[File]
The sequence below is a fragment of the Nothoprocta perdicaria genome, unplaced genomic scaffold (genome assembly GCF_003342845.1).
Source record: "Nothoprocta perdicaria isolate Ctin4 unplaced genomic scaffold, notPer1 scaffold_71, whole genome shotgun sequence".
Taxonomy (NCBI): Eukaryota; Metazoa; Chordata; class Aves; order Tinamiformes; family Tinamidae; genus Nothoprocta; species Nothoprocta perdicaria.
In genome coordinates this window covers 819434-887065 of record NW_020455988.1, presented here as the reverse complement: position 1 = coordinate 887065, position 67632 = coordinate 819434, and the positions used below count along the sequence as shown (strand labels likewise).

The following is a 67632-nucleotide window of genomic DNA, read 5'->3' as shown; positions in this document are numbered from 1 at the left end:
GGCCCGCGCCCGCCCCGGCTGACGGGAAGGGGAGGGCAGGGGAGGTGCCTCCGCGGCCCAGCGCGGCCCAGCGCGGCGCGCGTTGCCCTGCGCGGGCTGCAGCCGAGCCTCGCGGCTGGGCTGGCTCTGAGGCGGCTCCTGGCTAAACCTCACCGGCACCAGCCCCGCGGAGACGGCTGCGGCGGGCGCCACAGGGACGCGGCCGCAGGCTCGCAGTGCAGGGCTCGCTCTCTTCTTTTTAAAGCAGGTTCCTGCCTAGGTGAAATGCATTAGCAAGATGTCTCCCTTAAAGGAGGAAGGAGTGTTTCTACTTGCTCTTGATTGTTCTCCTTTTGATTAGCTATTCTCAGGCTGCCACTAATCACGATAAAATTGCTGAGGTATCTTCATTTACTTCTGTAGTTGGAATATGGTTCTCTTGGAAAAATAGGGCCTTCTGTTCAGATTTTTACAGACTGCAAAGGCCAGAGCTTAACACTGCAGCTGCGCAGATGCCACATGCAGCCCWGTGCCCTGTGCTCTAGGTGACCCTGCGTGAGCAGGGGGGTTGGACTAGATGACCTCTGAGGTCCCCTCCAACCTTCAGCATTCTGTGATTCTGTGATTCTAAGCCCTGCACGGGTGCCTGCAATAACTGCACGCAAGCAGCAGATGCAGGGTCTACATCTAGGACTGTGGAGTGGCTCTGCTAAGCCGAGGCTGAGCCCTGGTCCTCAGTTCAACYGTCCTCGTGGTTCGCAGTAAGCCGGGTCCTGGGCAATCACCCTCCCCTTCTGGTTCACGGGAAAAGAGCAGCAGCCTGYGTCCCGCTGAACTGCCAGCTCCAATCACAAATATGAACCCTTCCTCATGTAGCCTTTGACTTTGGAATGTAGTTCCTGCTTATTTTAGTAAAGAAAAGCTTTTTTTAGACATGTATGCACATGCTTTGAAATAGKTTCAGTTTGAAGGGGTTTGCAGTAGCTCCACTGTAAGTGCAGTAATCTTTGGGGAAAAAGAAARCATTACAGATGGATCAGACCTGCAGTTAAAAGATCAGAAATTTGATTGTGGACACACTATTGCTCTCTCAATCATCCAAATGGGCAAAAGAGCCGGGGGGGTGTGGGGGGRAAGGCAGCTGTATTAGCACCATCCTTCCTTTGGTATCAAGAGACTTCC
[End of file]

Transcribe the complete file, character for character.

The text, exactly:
The sequence below is a fragment of the Nothoprocta perdicaria genome, unplaced genomic scaffold (genome assembly GCF_003342845.1).
Source record: "Nothoprocta perdicaria isolate Ctin4 unplaced genomic scaffold, notPer1 scaffold_71, whole genome shotgun sequence".
Taxonomy (NCBI): Eukaryota; Metazoa; Chordata; class Aves; order Tinamiformes; family Tinamidae; genus Nothoprocta; species Nothoprocta perdicaria.
In genome coordinates this window covers 819434-887065 of record NW_020455988.1, presented here as the reverse complement: position 1 = coordinate 887065, position 67632 = coordinate 819434, and the positions used below count along the sequence as shown (strand labels likewise).

The following is a 67632-nucleotide window of genomic DNA, read 5'->3' as shown; positions in this document are numbered from 1 at the left end:
GGCCCGCGCCCGCCCCGGCTGACGGGAAGGGGAGGGCAGGGGAGGTGCCTCCGCGGCCCAGCGCGGCCCAGCGCGGCGCGCGTTGCCCTGCGCGGGCTGCAGCCGAGCCTCGCGGCTGGGCTGGCTCTGAGGCGGCTCCTGGCTAAACCTCACCGGCACCAGCCCCGCGGAGACGGCTGCGGCGGGCGCCACAGGGACGCGGCCGCAGGCTCGCAGTGCAGGGCTCGCTCTCTTCTTTTTAAAGCAGGTTCCTGCCTAGGTGAAATGCATTAGCAAGATGTCTCCCTTAAAGGAGGAAGGAGTGTTTCTACTTGCTCTTGATTGTTCTCCTTTTGATTAGCTATTCTCAGGCTGCCACTAATCACGATAAAATTGCTGAGGTATCTTCATTTACTTCTGTAGTTGGAATATGGTTCTCTTGGAAAAATAGGGCCTTCTGTTCAGATTTTTACAGACTGCAAAGGCCAGAGCTTAACACTGCAGCTGCGCAGATGCCACATGCAGCCCWGTGCCCTGTGCTCTAGGTGACCCTGCGTGAGCAGGGGGGTTGGACTAGATGACCTCTGAGGTCCCCTCCAACCTTCAGCATTCTGTGATTCTGTGATTCTAAGCCCTGCACGGGTGCCTGCAATAACTGCACGCAAGCAGCAGATGCAGGGTCTACATCTAGGACTGTGGAGTGGCTCTGCTAAGCCGAGGCTGAGCCCTGGTCCTCAGTTCAACYGTCCTCGTGGTTCGCAGTAAGCCGGGTCCTGGGCAATCACCCTCCCCTTCTGGTTCACGGGAAAAGAGCAGCAGCCTGYGTCCCGCTGAACTGCCAGCTCCAATCACAAATATGAACCCTTCCTCATGTAGCCTTTGACTTTGGAATGTAGTTCCTGCTTATTTTAGTAAAGAAAAGCTTTTTTTAGACATGTATGCACATGCTTTGAAATAGKTTCAGTTTGAAGGGGTTTGCAGTAGCTCCACTGTAAGTGCAGTAATCTTTGGGGAAAAAGAAARCATTACAGATGGATCAGACCTGCAGTTAAAAGATCAGAAATTTGATTGTGGACACACTATTGCTCTCTCAATCATCCAAATGGGCAAAAGAGCCGGGGGGGTGTGGGGGGRAAGGCAGCTGTATTAGCACCATCCTTCCTTTGGTATCAAGAGACTTCC